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Subseasonal zonal variability of the western Pacific subtropical high in summer: climate impacts and underlying mechanisms

Research paper by WeiNa Guan, HaiBo Hu, XueJuan Ren, Xiu-Qun Yang

Indexed on: 07 Mar '19Published on: 06 Mar '19Published in: Climate Dynamics



Abstract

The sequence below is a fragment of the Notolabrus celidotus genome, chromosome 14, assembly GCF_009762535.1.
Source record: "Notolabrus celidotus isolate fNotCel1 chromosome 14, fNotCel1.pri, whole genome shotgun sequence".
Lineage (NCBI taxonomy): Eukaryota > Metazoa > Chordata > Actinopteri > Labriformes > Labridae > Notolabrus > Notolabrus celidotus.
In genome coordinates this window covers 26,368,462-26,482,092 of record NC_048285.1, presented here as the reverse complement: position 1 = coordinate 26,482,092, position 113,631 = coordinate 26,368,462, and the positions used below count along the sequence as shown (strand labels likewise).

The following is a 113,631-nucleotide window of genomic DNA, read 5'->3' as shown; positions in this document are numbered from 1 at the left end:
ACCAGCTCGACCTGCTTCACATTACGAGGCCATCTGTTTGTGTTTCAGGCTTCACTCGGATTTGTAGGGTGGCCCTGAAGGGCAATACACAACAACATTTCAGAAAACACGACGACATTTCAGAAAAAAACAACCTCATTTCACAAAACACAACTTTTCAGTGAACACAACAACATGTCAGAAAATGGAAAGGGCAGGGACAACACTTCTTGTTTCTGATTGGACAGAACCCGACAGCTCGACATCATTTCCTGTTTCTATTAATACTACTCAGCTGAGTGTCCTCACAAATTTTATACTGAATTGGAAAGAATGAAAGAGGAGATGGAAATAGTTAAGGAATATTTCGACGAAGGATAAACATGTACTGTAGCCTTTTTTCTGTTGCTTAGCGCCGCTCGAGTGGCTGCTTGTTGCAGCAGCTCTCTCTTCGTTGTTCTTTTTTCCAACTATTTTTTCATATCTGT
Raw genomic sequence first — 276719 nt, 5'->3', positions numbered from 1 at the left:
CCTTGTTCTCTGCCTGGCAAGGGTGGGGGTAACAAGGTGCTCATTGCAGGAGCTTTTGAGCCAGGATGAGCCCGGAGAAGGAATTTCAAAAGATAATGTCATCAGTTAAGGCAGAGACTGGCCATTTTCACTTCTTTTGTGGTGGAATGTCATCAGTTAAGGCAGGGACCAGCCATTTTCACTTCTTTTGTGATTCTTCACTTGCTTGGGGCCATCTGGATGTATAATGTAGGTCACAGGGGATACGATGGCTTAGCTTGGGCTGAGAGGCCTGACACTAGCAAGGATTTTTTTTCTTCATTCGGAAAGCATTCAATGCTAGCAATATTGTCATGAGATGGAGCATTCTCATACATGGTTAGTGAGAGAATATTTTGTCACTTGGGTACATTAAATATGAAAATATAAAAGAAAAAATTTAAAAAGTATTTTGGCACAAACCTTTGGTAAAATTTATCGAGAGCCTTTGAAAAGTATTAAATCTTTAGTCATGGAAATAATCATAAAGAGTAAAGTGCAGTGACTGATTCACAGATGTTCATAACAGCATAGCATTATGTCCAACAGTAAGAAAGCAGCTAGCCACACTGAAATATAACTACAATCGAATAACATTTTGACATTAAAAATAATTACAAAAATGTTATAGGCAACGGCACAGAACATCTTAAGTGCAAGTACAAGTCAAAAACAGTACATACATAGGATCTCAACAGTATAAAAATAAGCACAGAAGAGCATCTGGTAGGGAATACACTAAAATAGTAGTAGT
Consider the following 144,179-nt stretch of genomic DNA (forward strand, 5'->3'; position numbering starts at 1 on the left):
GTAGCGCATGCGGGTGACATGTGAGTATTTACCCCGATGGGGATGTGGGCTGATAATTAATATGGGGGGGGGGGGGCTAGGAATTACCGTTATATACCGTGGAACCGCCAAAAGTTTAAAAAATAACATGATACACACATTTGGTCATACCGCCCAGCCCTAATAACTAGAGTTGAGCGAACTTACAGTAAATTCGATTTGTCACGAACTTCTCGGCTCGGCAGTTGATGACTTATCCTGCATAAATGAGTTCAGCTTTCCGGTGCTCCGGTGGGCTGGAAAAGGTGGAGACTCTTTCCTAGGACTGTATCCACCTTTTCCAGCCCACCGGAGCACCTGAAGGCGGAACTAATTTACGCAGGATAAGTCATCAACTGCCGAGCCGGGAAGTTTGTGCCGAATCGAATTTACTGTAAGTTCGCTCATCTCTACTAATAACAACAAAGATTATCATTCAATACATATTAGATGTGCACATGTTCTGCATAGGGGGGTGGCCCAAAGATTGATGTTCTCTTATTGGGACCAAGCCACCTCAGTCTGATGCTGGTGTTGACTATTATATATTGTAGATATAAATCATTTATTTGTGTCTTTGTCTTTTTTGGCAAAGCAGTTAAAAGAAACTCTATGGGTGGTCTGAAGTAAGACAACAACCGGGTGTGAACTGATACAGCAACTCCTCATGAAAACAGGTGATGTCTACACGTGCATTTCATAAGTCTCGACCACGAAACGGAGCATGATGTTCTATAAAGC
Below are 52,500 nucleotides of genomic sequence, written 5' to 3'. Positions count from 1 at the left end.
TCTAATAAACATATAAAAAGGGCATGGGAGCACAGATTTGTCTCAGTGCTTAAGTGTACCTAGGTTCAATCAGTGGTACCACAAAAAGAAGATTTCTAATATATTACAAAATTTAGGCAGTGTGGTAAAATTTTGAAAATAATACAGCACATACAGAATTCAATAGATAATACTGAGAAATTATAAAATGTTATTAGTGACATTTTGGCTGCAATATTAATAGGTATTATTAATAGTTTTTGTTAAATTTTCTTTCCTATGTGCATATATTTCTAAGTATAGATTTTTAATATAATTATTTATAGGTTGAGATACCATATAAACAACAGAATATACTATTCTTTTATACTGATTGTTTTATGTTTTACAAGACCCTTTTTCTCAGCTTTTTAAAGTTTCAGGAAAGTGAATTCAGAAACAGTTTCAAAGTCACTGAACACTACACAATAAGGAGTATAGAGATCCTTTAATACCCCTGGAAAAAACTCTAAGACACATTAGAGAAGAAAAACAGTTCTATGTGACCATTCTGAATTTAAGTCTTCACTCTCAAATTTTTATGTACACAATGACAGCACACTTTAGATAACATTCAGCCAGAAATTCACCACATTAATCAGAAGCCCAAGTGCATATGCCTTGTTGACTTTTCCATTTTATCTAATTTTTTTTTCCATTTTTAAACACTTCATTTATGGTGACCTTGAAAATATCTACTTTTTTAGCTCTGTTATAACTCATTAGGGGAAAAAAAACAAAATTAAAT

The zonal oscillation of the western Pacific subtropical high (WPSH) significantly influences the weather and climate over East Asia. This study investigates characteristics and mechanisms of the zonal variability of the WPSH on subseasonal time scales during summer by using a subseasonal WPSH (Sub-WPSH) index. Accompanied with the Sub-WPSH index, strong anticyclonic (cyclonic) anomalies are found over East Asia and coastal region south of 30°N on both 850 hPa and 500 hPa. During the positive period of the Sub-WPSH index, the WPSH extends more westward with enhanced precipitation over the Yangtze–Huaihe river basin and suppressed precipitation over the south of the Yangtze River in China. These precipitation anomalies can last for at least 1 week. While the subseasonal zonal variability of the WPSH is found to be closely associated with atmospheric teleconnections and local air- sea interaction, the mechanisms of the variability are different before and after mid-July (early and late summer). In both early and late summer, the East Asia/Pacific (EAP) wave train pattern affects the zonal shift of the WPSH by inducing a low-level anomalous anticyclonic/cyclonic circulation over the subtropical western Pacific, and this mechanism is stronger in late summer. In constrast, the influence of the Silk-Road pattern wave train is more important in the early summer. Meanwhile, in late summer, a stronger SST forcing on the atmosphere and a faster cycle of subseasonal variations of the WPSH are observed before the westward stretch of the WPSH, which could be related to the colder local SST anomalies. The westward stretch of the WPSH is accompanied by stronger anticyclonic anomalies in late summer.